28 June 22. Saab and Robin Radar collaborate to expand opportunities in drone detection market. Saab AB and Robin Radar Systems have signed an agreement to collaborate on global business opportunities. The purchase agreement provides Saab access to Robin Radar’s complete portfolio of drone and bird detection radar systems for a range of international clients within the aviation and security sectors.
Robin Radar develops and sells fully 3D radar systems with the primary function of detecting, classifying and tracking small objects, including birds and drones, providing 24/7 actionable data to mitigate and counter the operational threat posed by each. The parties have entered into this agreement to assure the products’ supply for purchase by companies within the Saab Group. Saab provides products, services and solutions within the fields of defence, aviation and civil security.
Urban Lennheimer, Vice President and Business Development and Strategy at Saab´s business area Surveillance, said “We are looking forward to evolving a successful partnership with Robin Radar Systems to deliver a joint solution across a spectrum of global operations. Their innovative range of counter-drone and bird detection radars helps consolidate the capability of our systems portfolio and will provide critical support for our customers’ domestic and overseas functions.”
For more information contact: www.robinradar.com (Source: www.unmannedairspace.info)
30 June 22. Ukrainian company Kvertus Technology develops long-range anti-drone rifle. Ukrainian company Kvertus Technology has developed a long-range anti-drone rifle according to an article published by The Register and reported in UAS Vision. The Antidron KVS G-6 uses radio signals to interrupt control, remotely disabling them, with a reported range of 3.5 km (2.17 miles). The gun can disrupt 2.4GHz and 5GHz remote control and video transmission, GPS L2 (and L1) and GLONASS signals, according to the maker. It also has disk, amplified, and directional antennae. Kvertus has manufactured more than 80 KVS G-6s, with over 100 on order, says the article. For more information contact: www.theregister.com; www.kvertus.com (Source: www.unmannedairspace.info)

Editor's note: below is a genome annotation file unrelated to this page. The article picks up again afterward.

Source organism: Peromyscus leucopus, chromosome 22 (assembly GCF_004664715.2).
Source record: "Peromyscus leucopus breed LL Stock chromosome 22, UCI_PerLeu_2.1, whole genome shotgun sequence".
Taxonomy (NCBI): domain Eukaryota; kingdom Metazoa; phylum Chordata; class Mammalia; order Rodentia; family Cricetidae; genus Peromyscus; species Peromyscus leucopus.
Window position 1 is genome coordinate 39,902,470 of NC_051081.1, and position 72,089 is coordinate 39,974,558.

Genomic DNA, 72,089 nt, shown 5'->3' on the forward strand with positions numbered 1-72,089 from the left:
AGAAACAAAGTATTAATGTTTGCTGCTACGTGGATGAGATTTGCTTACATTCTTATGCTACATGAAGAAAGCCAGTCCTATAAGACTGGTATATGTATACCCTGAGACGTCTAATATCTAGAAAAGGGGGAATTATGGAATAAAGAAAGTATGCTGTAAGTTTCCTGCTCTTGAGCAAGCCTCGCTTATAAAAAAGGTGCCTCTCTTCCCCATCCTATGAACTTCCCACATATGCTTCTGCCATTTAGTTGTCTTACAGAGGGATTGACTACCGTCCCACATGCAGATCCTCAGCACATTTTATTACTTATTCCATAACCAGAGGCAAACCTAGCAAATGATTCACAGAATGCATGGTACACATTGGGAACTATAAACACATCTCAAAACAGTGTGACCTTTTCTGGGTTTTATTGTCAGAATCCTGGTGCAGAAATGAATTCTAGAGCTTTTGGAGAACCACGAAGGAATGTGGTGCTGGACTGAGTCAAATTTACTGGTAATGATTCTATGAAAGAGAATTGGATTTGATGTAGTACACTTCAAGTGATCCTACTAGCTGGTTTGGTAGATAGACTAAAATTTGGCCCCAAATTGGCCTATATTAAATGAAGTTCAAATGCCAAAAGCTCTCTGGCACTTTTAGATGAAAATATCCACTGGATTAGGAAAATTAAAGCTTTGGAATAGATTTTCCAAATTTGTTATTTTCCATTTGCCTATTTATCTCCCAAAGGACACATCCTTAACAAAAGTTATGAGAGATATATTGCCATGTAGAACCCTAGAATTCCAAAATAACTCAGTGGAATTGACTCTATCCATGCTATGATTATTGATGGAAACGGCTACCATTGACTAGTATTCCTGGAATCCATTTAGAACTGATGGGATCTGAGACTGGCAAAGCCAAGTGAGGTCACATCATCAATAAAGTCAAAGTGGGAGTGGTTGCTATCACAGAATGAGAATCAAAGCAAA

30 June 22. US DoD will equip Mine Resistant Ambush Protected All-Terrain Vehicles with C-UAS capability. The US Department of Defense has asked US industry for proposals to mount its Mobile, Low, Slow, Unmanned Aircraft Integrated Defense System (M-LIDS) onto a single combat vehicle. The DoD wants to equip vehicles with a M-LIDS Counter UAS (C-UAS) capability to provides soldiers with an ability to detect, identify, track and defeat Group 1, 2 and 3 UAS with kinetic and non-kinetic defeat technologies.
“M-LIDS is a two-vehicle solution utilizing Mine Resistant Ambush Protected All-Terrain Vehicles (M-ATV) and hosts numerous Government and industry-provided technologies. M-LIDS Inc. 2 includes a remotely operated turret with multiple kinetic effectors for vehicle protection and C-UAS kinetic defeat, a high-quality Electro-Optical/Infra-Red (EO/IR) sensor to identify and track threat UAS, Electronic Warfare (EW) for Counter Improvised Explosive Device (CIED) and C-UAS protection, a masted on-board radar for long-range detection and tracking, data transfer radios, operator workstations and a Mission Data Recorder (MDR). The two-vehicle capability is fully integrated with the Forward Area Air Defense Command and Control (FAAD C2) network.”